The years just flew by, and then came the era of off-the shelf clothes, and our visits to the tailor dwindled.

However, after marriage, we Indian woman still go to the tailor to get out saree blouses stitched – ‘tailor made’ exclusively for us!

The Silk Skirt


The molten afternoon sun pours into the living room, playing hide and seek with the furniture and the curtains.

I narrow my eyes into a piercing look that will somehow help me thread the sewing needle that is in my hand.

On my lap is a multi-coloured silk skirt that belongs to my daughter. I am in the process of removing ‘the tuck’; meaning letting out the stitches that have been used to tuck-in excess length.

This skirt was bought four years ago. Silk skirts are usually sold as material, which we then get stitched into skirts. The material usually comes in one standard size, which can fit any age from 10 to 18 years.

And therein lies the magic. The tailor stitches the skirt, with multiple folds within, for a small girl of ten. As the little girl grows, one layer of tuck comes out each time she gains height.

And that is what I am doing this afternoon. As the sun catches the golden threads in the skirt’s border, my eyes are scrunched in concentration, a ‘stitch-picker’ and a needle-thread taking turns.

It takes a good hour to go around the whole skirt, while being careful not to damage the beautiful material.

I smile as I think about my childhood. My sisters and I had skirts that lasted us for nearly a decade. Being the ‘middle-child’, I would both receive my older sister’s skirts, as also pass on the ones I outgrew to my younger sister.

The silk skirt was the dress of choice for most festivals and important occasions at home. Our mom would braid our hair beautifully, and tuck-in a strand of fragrant jasmine flowers. We would wear glass bangles to match our skirt, a small chain around the neck and jimikkis in our ears.

During such festivals, when our grandma used to watch us, she would share memories of her own childhood and silk skirts.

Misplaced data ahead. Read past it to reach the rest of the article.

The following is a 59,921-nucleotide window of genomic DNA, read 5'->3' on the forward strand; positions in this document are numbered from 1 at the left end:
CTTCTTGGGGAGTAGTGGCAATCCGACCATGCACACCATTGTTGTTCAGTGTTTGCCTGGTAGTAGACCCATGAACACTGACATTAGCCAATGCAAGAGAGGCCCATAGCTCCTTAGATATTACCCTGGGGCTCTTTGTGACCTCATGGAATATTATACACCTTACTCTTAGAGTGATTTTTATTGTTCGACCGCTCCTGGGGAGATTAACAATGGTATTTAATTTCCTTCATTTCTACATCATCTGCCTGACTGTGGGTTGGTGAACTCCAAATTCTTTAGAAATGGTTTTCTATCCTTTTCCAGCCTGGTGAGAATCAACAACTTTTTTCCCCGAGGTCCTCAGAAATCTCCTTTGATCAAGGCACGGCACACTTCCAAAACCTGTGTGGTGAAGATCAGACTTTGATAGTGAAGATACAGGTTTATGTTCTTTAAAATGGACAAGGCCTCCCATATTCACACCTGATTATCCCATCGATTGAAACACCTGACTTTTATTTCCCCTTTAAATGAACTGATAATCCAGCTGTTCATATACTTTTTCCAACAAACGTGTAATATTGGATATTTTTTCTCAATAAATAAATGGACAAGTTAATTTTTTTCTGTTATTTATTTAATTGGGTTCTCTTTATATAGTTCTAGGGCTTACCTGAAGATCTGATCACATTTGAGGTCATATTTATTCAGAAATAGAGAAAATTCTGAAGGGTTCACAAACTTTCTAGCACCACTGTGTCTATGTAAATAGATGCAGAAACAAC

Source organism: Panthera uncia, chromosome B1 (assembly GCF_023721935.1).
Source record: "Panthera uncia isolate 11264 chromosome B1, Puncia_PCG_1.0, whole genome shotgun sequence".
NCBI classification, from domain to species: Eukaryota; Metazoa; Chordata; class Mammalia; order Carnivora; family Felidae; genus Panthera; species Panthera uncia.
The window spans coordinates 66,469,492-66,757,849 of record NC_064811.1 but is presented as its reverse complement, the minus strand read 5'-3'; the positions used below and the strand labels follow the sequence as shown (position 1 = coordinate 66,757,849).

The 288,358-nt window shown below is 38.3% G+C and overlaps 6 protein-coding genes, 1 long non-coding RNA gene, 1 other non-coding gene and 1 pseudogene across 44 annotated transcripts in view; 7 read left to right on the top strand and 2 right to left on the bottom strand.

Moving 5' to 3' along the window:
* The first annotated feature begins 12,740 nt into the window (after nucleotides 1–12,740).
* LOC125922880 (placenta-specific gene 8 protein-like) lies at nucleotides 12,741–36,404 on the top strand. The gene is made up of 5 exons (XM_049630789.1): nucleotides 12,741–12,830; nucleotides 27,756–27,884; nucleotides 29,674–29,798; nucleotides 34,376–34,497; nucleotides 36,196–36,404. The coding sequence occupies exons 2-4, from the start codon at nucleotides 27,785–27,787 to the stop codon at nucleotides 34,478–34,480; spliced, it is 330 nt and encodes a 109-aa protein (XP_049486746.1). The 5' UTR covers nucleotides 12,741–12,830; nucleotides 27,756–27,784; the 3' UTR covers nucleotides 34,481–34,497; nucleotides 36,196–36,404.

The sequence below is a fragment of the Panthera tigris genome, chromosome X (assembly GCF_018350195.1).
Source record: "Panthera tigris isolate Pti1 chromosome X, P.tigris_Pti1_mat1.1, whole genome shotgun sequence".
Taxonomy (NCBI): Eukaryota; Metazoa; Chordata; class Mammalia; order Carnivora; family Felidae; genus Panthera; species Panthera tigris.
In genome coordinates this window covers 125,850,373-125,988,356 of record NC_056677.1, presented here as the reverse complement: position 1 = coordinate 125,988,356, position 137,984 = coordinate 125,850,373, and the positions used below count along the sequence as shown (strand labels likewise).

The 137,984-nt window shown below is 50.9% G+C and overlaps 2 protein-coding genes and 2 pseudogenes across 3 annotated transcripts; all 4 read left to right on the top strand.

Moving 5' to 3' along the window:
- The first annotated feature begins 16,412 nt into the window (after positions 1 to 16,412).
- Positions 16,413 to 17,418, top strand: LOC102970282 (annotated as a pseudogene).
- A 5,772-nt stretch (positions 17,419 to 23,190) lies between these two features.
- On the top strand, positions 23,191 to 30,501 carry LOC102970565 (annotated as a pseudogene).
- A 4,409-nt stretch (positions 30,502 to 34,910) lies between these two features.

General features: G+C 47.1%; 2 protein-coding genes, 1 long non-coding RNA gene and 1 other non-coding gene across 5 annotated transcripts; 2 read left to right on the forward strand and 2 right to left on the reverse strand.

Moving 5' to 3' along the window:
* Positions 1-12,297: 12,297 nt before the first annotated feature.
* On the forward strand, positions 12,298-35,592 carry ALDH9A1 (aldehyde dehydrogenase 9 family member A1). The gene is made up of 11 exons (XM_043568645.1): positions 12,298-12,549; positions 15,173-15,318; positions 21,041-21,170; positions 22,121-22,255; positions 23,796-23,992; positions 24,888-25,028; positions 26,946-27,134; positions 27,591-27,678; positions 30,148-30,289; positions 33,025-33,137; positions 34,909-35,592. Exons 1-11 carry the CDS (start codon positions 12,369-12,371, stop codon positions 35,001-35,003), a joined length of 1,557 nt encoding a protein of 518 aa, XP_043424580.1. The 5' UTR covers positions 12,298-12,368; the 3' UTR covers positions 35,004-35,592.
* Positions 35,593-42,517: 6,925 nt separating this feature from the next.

Girls wore a lot more jewellery in my grandma’s time than we did as kids. When her mother braided her hair, she would weave-in strands of a very fragrant flower called the thazham poo (fragrant screwpine) that would leave the hair smeling heavenly.

I smile fondly at all these memories. I come back to the task at hand. I remove two layers of tucks, and realize how time has flown, and how soon my daughter has grown.

Lots of things are changing, but some traditions don’t change, and I hope they continue with my daughter too!

After all, these are the threads that connect us to the past and to our future, and give meaning and depth to our lives.

I thread the needle again, as I get ready for the last round.

Moments of nothingness


The week’s craziness has abated, though not completely. This is the Indian festival season. Navratri’s barely over, and we are already barrelling towards Deepavali.

After many days, this morning I got a few minutes to sit on my living room couch and gaze out through the balcony window. A few moments of nothingness.

I believe that looking out at the world outside is immensely therapeutic; you are oblivious to your own self, as you watch life happening outside.There is so much contentment in just being.

image

            Courtesy – en.wikipedia.org

As I watched, a lazy pigeon feather swirled round and round, enjoying the gentle breeze on its way down. A beautiful pigeon sat on the balcony grill and watched the world. My hibiscus plant moved gently with the wind. Crisp laundry fluttered in the service areas of many homes. Curtains billowed in the breeze.

Faraway, traffic moved at the junction; cars and buses filled with people. Everybody with a purpose, going somewhere, meeting someone.

Birds chirped; and now and then clouds hid the Sun from view.

I felt philosophical, as I watched life happen around me.

Most days we run from one mad chore to the next, never stopping or slowing down, never pausing to see that the plants in our balconies have grown buds, or that the orchids are in full bloom. Sometimes the cacophony of our minds and the noise of traffic and technology hide the beautiful music of chirping birds and the whispering breeze.

It truly felt great to observe and not participate. Before I got dragged into the chaos of everyday chores, I took a few deep breaths and enjoyed my few moments of nothingness.